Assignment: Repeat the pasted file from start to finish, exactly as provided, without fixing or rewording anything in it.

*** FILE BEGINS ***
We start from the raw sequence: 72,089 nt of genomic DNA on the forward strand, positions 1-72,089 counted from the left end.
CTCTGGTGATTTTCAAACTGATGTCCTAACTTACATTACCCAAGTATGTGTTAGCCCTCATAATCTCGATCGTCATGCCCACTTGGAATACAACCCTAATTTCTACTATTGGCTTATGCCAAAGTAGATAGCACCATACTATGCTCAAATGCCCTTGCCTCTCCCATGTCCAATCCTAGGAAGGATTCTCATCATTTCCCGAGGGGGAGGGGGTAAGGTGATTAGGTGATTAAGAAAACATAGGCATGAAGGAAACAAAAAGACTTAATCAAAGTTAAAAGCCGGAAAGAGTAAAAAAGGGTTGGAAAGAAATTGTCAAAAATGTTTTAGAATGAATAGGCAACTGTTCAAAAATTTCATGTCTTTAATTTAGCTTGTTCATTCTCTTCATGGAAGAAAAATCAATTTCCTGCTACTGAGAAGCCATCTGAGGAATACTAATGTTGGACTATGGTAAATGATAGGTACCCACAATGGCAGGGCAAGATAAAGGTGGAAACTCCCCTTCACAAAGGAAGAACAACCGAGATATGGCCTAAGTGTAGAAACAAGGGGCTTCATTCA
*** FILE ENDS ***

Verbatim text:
We start from the raw sequence: 72,089 nt of genomic DNA on the forward strand, positions 1-72,089 counted from the left end.
CTCTGGTGATTTTCAAACTGATGTCCTAACTTACATTACCCAAGTATGTGTTAGCCCTCATAATCTCGATCGTCATGCCCACTTGGAATACAACCCTAATTTCTACTATTGGCTTATGCCAAAGTAGATAGCACCATACTATGCTCAAATGCCCTTGCCTCTCCCATGTCCAATCCTAGGAAGGATTCTCATCATTTCCCGAGGGGGAGGGGGTAAGGTGATTAGGTGATTAAGAAAACATAGGCATGAAGGAAACAAAAAGACTTAATCAAAGTTAAAAGCCGGAAAGAGTAAAAAAGGGTTGGAAAGAAATTGTCAAAAATGTTTTAGAATGAATAGGCAACTGTTCAAAAATTTCATGTCTTTAATTTAGCTTGTTCATTCTCTTCATGGAAGAAAAATCAATTTCCTGCTACTGAGAAGCCATCTGAGGAATACTAATGTTGGACTATGGTAAATGATAGGTACCCACAATGGCAGGGCAAGATAAAGGTGGAAACTCCCCTTCACAAAGGAAGAACAACCGAGATATGGCCTAAGTGTAGAAACAAGGGGCTTCATTCA